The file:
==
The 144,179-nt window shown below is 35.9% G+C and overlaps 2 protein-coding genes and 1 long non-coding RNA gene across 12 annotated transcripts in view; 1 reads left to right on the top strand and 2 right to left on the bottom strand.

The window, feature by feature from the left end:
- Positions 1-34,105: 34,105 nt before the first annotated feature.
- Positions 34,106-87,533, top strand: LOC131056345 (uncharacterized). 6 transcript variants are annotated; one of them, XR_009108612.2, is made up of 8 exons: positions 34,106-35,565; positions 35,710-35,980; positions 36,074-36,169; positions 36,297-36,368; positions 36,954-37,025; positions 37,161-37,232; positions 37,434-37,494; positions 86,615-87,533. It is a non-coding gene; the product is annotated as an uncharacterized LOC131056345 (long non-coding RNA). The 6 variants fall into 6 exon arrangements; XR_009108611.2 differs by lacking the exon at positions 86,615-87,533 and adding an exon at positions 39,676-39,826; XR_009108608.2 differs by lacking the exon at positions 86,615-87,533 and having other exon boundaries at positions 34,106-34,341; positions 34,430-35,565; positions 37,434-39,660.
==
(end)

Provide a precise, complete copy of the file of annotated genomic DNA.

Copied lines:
The 144,179-nt window shown below is 35.9% G+C and overlaps 2 protein-coding genes and 1 long non-coding RNA gene across 12 annotated transcripts in view; 1 reads left to right on the top strand and 2 right to left on the bottom strand.

The window, feature by feature from the left end:
- Positions 1-34,105: 34,105 nt before the first annotated feature.
- Positions 34,106-87,533, top strand: LOC131056345 (uncharacterized). 6 transcript variants are annotated; one of them, XR_009108612.2, is made up of 8 exons: positions 34,106-35,565; positions 35,710-35,980; positions 36,074-36,169; positions 36,297-36,368; positions 36,954-37,025; positions 37,161-37,232; positions 37,434-37,494; positions 86,615-87,533. It is a non-coding gene; the product is annotated as an uncharacterized LOC131056345 (long non-coding RNA). The 6 variants fall into 6 exon arrangements; XR_009108611.2 differs by lacking the exon at positions 86,615-87,533 and adding an exon at positions 39,676-39,826; XR_009108608.2 differs by lacking the exon at positions 86,615-87,533 and having other exon boundaries at positions 34,106-34,341; positions 34,430-35,565; positions 37,434-39,660.